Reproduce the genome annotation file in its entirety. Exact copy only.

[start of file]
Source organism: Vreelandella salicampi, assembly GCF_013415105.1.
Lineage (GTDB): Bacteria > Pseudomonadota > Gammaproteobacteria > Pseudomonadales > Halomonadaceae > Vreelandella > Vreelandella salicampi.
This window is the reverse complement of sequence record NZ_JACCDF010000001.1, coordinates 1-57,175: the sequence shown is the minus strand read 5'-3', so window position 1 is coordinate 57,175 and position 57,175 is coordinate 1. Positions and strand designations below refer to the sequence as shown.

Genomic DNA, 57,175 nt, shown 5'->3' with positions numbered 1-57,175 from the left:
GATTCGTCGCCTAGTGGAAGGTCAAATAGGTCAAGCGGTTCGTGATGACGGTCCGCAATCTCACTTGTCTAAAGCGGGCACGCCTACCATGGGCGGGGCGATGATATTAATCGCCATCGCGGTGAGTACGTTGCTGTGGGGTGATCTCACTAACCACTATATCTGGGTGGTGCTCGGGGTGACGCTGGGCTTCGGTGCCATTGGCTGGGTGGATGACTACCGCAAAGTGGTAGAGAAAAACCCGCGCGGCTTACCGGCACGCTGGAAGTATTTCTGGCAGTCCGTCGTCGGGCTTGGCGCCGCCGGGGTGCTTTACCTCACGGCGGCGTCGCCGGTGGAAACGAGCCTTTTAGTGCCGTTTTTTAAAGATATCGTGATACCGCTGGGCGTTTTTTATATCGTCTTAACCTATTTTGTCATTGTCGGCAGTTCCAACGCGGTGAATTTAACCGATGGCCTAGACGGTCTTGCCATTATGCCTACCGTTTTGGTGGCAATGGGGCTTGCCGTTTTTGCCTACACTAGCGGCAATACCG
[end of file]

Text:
Source organism: Vreelandella salicampi, assembly GCF_013415105.1.
Lineage (GTDB): Bacteria > Pseudomonadota > Gammaproteobacteria > Pseudomonadales > Halomonadaceae > Vreelandella > Vreelandella salicampi.
This window is the reverse complement of sequence record NZ_JACCDF010000001.1, coordinates 1-57,175: the sequence shown is the minus strand read 5'-3', so window position 1 is coordinate 57,175 and position 57,175 is coordinate 1. Positions and strand designations below refer to the sequence as shown.

Genomic DNA, 57,175 nt, shown 5'->3' with positions numbered 1-57,175 from the left:
GATTCGTCGCCTAGTGGAAGGTCAAATAGGTCAAGCGGTTCGTGATGACGGTCCGCAATCTCACTTGTCTAAAGCGGGCACGCCTACCATGGGCGGGGCGATGATATTAATCGCCATCGCGGTGAGTACGTTGCTGTGGGGTGATCTCACTAACCACTATATCTGGGTGGTGCTCGGGGTGACGCTGGGCTTCGGTGCCATTGGCTGGGTGGATGACTACCGCAAAGTGGTAGAGAAAAACCCGCGCGGCTTACCGGCACGCTGGAAGTATTTCTGGCAGTCCGTCGTCGGGCTTGGCGCCGCCGGGGTGCTTTACCTCACGGCGGCGTCGCCGGTGGAAACGAGCCTTTTAGTGCCGTTTTTTAAAGATATCGTGATACCGCTGGGCGTTTTTTATATCGTCTTAACCTATTTTGTCATTGTCGGCAGTTCCAACGCGGTGAATTTAACCGATGGCCTAGACGGTCTTGCCATTATGCCTACCGTTTTGGTGGCAATGGGGCTTGCCGTTTTTGCCTACACTAGCGGCAATACCG